Event Title

Development of a Genetic System for DNA Transfer into Aeromonas Hydrophila

Mentor 1

Daad Saffarini

Location

Union Wisconsin Room

Start Date

28-4-2017 1:30 PM

End Date

28-4-2017 4:00 PM

Description

Aeromonas hydrophila is a gram-negative bacterium and opportunistic pathogen that usually inhabits aquatic ecosystems throughout the world. A. hydrophila strains can cause diseases in humans, fish, and other animals. Several virulence factors, such as aerolysin, have been studied extensively and their role in pathogenesis has been identified. However, several factors predicted to be involved in pathogenesis, such as chitinase, have not been yet investigated. To determine the role of these additional virulence factors, a genetic system for the isolation of mutants needs to be developed. I have used a plasmid that contains the mini-transposon himarRB1 to generate transposon-induced mutations in A. hydrophila. Unfortunately, the efficiency of transposition was extremently low. One possibility for this low efficiency is the digestion of DNA by the A. hydrophila restriction system. The A. hydrophila genome, however, does not appear to encode a restriction/modification system, suggesting that DNA modification and restriction may be performed by a novel system in this bacterium. To begin to analyze this system, total chromosomal DNA was isolated from A. hydrophila cells and digested with different restriction enzymes. The results obtained will allow us to identify enzyme restriction sites that are protected in A. hyrophila, and thus will help identify the type of DNA restriction system this organism possesses. We expect that identification of the A. hydrophila restriction/modification system will allow us to develop better tools for the isolation and analysis of A. hydrophila mutants.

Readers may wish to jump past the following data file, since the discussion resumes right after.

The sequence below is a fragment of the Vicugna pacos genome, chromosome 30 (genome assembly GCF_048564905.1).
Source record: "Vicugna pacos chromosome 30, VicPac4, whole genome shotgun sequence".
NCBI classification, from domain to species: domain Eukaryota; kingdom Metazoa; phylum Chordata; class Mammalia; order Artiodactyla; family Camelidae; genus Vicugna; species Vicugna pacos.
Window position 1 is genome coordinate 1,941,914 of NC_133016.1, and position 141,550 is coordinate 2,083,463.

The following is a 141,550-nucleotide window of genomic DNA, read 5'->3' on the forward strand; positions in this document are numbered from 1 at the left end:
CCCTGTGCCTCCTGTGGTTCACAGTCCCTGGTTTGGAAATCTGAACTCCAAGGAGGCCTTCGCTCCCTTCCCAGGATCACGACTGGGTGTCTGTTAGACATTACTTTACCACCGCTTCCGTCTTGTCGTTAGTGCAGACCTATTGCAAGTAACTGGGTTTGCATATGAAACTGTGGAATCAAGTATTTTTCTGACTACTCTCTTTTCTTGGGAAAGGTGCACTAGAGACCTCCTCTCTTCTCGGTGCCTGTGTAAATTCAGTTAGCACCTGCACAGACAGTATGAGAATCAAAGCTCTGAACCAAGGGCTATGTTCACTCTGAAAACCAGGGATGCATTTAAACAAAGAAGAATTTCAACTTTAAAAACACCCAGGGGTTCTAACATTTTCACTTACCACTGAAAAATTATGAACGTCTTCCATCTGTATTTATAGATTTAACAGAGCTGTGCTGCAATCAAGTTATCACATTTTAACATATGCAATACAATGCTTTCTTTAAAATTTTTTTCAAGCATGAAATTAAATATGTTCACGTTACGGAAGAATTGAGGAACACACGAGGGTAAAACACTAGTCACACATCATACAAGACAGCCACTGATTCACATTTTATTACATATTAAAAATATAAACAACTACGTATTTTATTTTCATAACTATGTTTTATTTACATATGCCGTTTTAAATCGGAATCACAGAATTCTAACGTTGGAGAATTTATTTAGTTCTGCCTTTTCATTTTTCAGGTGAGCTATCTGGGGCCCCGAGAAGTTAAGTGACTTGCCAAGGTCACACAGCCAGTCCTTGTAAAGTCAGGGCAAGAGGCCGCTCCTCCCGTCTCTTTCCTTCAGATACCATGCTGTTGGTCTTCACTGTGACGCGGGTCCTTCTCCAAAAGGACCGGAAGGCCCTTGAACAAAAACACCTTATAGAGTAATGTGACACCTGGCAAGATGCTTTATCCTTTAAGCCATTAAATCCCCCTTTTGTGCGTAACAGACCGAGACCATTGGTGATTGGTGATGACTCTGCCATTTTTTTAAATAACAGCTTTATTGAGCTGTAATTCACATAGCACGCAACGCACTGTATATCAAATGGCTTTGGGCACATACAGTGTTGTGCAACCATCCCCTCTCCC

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Apr 28th, 1:30 PM Apr 28th, 4:00 PM

Development of a Genetic System for DNA Transfer into Aeromonas Hydrophila

Union Wisconsin Room

Aeromonas hydrophila is a gram-negative bacterium and opportunistic pathogen that usually inhabits aquatic ecosystems throughout the world. A. hydrophila strains can cause diseases in humans, fish, and other animals. Several virulence factors, such as aerolysin, have been studied extensively and their role in pathogenesis has been identified. However, several factors predicted to be involved in pathogenesis, such as chitinase, have not been yet investigated. To determine the role of these additional virulence factors, a genetic system for the isolation of mutants needs to be developed. I have used a plasmid that contains the mini-transposon himarRB1 to generate transposon-induced mutations in A. hydrophila. Unfortunately, the efficiency of transposition was extremently low. One possibility for this low efficiency is the digestion of DNA by the A. hydrophila restriction system. The A. hydrophila genome, however, does not appear to encode a restriction/modification system, suggesting that DNA modification and restriction may be performed by a novel system in this bacterium. To begin to analyze this system, total chromosomal DNA was isolated from A. hydrophila cells and digested with different restriction enzymes. The results obtained will allow us to identify enzyme restriction sites that are protected in A. hyrophila, and thus will help identify the type of DNA restriction system this organism possesses. We expect that identification of the A. hydrophila restriction/modification system will allow us to develop better tools for the isolation and analysis of A. hydrophila mutants.